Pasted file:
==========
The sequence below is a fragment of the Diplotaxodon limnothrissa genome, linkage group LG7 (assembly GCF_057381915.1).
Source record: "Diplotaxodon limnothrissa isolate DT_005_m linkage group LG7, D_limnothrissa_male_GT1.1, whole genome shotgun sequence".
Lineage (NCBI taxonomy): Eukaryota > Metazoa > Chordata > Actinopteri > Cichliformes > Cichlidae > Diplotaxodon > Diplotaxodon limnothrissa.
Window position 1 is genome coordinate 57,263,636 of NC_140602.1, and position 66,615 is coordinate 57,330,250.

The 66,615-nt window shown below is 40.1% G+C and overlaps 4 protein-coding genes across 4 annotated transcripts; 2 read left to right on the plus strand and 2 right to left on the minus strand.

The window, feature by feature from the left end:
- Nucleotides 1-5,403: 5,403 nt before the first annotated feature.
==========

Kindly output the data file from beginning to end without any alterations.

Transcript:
The sequence below is a fragment of the Diplotaxodon limnothrissa genome, linkage group LG7 (assembly GCF_057381915.1).
Source record: "Diplotaxodon limnothrissa isolate DT_005_m linkage group LG7, D_limnothrissa_male_GT1.1, whole genome shotgun sequence".
Lineage (NCBI taxonomy): Eukaryota > Metazoa > Chordata > Actinopteri > Cichliformes > Cichlidae > Diplotaxodon > Diplotaxodon limnothrissa.
Window position 1 is genome coordinate 57,263,636 of NC_140602.1, and position 66,615 is coordinate 57,330,250.

The 66,615-nt window shown below is 40.1% G+C and overlaps 4 protein-coding genes across 4 annotated transcripts; 2 read left to right on the plus strand and 2 right to left on the minus strand.

The window, feature by feature from the left end:
- Nucleotides 1-5,403: 5,403 nt before the first annotated feature.